I assumed from the second the ink dried on the contract that James Neal would be on the top line with Johnny Gaudreau and Sean Monahan. More so because of business than anything with the amount he is being paid, turns out I was wrong as he’s now on third line detail. Unfortunately for Neal, Elias Lindholm came along to Calgary as well this offseason in a draft trade and thanks to his right handedness, stole the top line role. Also featured on the top power play unit Lindholm, Neal has been ousted from the most ideal scenario for production with the Flames. Regardless, this is a consistent goal scorer, somehow some way, he will still cross that 20-goal plateau. If he is to stay in this third line deployment although not wanted, that makes for lesser defensive assignments that he can make pay with his shot. I would assume additional line tinkering will continue as the season is still young with Neal finding himself eventually in the top six. Lindholm has never been a prolific scorer so he could fall off a cliff at any moment opening the opportunity once again for Neal. Stash on your bench for the time being but do not jump ship on the savvy veteran just yet.
Though I foresaw Conor Sheary finding his way to the top line as he has the uncanny ability to click with elite centers, I was really pulling for Jeff Skinner on this one. Long underutilized in Raleigh, Skinner coming to the Buffalo Sabres from the Carolina Hurricanes was supposed to be his time to finally play routinely with an elite pivot. Not even a role on the primary power play unit, Skinner seems to have middle child syndrome wherever he plays. One of the most skilled skaters in the game with a figure skating background to go with a dangerous wrist shot and booming slap shot, the tools are there to be a 40-goal scorer. Like JT Miller, he is not good enough in his own right overall to score at a profound rate without assistance from elite line mates. Therefore, if Skinner does not play with Eichel, we are looking at the 50-55 point Skinner per usual. Skinner still finds himself in a solid enough scenario on the second line with Casey Mittelstadt and veteran winger Kyle Okposo, far more enticing than his third line gig last season with the Hurricanes. A 30-goal season is still very much in play for the talented shooter, therefore do not cut the cord prematurely because of disappointment in how lines have panned out so far.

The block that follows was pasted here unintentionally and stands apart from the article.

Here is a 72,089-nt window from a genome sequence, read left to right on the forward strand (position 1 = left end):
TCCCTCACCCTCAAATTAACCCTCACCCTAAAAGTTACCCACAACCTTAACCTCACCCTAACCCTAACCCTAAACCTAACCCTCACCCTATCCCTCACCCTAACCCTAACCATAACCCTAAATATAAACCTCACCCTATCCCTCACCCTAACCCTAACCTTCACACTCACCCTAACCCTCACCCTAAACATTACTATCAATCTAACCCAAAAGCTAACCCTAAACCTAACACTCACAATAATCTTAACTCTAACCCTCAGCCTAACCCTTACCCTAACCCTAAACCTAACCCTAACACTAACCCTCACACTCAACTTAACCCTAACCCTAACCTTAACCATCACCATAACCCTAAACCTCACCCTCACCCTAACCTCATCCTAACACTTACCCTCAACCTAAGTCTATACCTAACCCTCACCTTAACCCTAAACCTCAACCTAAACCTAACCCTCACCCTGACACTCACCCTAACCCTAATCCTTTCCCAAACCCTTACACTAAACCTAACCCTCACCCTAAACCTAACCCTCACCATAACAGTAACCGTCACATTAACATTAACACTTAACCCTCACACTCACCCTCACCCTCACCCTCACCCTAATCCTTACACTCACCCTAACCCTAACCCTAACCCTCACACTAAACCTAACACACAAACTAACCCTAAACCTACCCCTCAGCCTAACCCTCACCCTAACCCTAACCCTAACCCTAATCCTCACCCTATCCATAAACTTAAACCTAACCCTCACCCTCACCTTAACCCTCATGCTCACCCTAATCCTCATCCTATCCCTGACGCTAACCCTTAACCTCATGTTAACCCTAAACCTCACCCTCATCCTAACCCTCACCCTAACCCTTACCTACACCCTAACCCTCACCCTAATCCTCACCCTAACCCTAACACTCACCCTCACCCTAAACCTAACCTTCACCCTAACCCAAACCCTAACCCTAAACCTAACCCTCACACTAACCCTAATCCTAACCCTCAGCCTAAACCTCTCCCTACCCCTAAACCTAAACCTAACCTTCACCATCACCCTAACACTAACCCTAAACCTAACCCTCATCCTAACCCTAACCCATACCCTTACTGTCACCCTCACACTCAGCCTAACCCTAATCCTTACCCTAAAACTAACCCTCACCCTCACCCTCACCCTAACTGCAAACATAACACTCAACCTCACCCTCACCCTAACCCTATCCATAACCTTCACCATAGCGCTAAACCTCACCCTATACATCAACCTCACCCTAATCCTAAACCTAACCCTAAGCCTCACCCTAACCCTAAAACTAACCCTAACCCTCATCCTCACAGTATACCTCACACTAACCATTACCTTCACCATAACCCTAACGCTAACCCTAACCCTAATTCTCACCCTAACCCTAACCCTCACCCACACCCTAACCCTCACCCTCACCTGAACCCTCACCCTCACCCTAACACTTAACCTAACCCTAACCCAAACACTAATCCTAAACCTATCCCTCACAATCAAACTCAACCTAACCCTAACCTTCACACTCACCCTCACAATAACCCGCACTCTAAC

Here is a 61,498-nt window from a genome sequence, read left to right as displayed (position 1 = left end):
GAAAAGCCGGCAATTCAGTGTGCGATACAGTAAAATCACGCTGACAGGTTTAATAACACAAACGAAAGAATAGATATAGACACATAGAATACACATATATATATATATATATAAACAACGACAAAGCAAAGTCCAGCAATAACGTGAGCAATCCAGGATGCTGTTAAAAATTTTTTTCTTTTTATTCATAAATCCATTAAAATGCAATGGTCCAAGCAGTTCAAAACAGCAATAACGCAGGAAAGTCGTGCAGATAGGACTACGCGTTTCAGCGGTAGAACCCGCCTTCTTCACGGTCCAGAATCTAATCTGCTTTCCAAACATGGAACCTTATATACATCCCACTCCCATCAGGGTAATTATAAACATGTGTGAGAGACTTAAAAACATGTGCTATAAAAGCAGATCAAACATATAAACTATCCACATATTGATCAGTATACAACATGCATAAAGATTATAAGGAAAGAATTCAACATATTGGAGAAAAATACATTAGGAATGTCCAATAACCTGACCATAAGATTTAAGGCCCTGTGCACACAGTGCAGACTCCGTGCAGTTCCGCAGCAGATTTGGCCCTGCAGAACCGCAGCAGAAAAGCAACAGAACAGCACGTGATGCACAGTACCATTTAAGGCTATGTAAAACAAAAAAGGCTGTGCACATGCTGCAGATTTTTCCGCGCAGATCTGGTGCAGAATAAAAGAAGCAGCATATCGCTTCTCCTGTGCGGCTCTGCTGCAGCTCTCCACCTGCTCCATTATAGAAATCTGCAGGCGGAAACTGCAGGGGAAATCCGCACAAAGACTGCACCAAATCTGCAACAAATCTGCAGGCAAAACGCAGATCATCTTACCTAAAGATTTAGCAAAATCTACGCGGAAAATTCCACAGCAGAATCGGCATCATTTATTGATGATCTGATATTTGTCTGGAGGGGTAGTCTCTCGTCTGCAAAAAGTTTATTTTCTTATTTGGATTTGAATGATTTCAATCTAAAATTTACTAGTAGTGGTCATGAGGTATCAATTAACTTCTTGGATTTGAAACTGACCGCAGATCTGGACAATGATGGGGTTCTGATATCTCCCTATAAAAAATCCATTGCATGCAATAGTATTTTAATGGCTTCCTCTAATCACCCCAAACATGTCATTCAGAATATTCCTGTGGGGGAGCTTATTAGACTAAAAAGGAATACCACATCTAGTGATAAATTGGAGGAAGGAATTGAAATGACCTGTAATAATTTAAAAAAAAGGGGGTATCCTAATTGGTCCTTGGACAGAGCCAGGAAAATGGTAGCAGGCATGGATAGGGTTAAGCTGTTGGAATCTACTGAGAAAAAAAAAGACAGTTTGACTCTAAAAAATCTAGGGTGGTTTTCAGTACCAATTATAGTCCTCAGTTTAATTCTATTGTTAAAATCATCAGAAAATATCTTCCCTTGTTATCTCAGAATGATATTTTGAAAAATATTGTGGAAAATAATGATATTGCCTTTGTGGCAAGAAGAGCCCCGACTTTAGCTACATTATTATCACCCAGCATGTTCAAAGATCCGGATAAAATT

With the New York Rangers finally committing to a legitimate do it the right way rebuild, anyone who invested in Kevin Shattenkirk had to be presuming he’d undertake workhorse minute night in and night out on the top pair. After starting off on the right foot minutes wise in the first two games, Shattenkirk went on to play under eight minutes in their third game versus the Hurricanes followed by a sub-18-minute game against the Edmonton Oilers. David Quinn has stated he needs to be better and maybe rightfully so as I am not the coach but this is a player who is coming off major injury, hesitance has to be an understandable factor. To make him ride the pine like that three games in can only damage his already frazzled confidence and it shows in his play. Not crisp with his passing nor seeming to possess the deception with the puck that is his staple, Shattenkirk is over thinking the game right now. Hold on tight and let time erase this hardship as he will round into form. Much has changed in Manhattan, with many new faces on the roster, a new coach, and a new system. This is not a Stanley Cup contender by any means but they should be surprisingly better than many may give them credit for. Locked into the top power play quarterback spot, expect points to starting flowing in for the New Rochelle native.